Martens and Fishers (Martes) in Human-Altered Environments: An International Perspective examines the conditions where humans and martens are compatible and incompatible, and promotes land use practices that allow Martes to be representatively distributed and viable. All Martes have been documented to use forested habitats and 6 species (excluding the stone marten) are generally considered to require complex mid- to late-successional forests throughout much of their geographic ranges. All species in the genus require complex horizontal and vertical structure to provide escape cover protection from predators, habitat for their prey, access to food resources, and protection from the elements.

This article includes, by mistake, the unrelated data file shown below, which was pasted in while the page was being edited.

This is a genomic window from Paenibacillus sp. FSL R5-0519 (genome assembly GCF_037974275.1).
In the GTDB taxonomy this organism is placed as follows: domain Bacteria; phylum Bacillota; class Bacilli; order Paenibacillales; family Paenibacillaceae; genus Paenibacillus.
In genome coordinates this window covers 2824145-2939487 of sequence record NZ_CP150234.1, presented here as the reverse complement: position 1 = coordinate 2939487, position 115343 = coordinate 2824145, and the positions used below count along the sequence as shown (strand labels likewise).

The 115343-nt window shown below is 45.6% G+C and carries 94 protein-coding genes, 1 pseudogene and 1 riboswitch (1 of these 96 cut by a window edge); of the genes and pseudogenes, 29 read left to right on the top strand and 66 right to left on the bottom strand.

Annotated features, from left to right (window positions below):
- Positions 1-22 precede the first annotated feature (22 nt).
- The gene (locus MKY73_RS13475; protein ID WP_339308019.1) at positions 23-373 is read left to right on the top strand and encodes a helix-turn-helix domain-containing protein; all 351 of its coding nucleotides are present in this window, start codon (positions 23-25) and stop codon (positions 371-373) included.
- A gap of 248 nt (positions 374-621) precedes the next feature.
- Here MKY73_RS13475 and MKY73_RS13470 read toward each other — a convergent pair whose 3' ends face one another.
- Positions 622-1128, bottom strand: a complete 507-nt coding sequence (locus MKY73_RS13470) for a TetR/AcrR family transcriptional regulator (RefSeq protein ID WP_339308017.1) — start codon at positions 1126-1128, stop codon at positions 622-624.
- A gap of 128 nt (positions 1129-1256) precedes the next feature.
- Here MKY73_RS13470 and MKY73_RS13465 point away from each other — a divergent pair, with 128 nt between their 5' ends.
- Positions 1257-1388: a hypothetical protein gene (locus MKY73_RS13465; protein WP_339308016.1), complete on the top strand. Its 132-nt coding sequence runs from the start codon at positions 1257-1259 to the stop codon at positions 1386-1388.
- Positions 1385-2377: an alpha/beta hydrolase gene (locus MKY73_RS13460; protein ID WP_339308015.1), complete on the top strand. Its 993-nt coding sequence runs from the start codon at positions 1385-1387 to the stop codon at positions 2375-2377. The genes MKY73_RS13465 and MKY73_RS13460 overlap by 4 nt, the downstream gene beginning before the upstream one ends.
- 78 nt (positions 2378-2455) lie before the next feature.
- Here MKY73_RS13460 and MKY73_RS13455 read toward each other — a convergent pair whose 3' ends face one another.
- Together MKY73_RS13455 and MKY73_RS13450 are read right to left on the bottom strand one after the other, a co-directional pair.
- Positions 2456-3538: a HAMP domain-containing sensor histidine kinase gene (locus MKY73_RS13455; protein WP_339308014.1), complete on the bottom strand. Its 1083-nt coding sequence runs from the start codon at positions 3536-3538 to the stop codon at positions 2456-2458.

Martens and the fisher have high metabolic rates, have large spatial requirements, have high surface area to volume ratios for animals that often inhabit high latitudes, and often require among the largest home range areas per unit body weight of any group of mammals.
Resulting from these unique life history characteristics, this genus is particularly sensitive to human influences on their habitats, including habitat loss, stand-scale simplification of forest structure via some forms of logging, and landscape-scale effects of habitat fragmentation. Given their strong associations with structural complexity in forests, martens and the fisher are often considered as useful barometers of forest health and have been used as ecological indicators, flagship, and umbrella species in different parts of the world. Thus, efforts to successfully conserve and manage martens and fishers are associated with the ecological fates of other forest dependent species and can greatly influence ecosystem integrity within forests that are increasingly shared among wildlife and humans.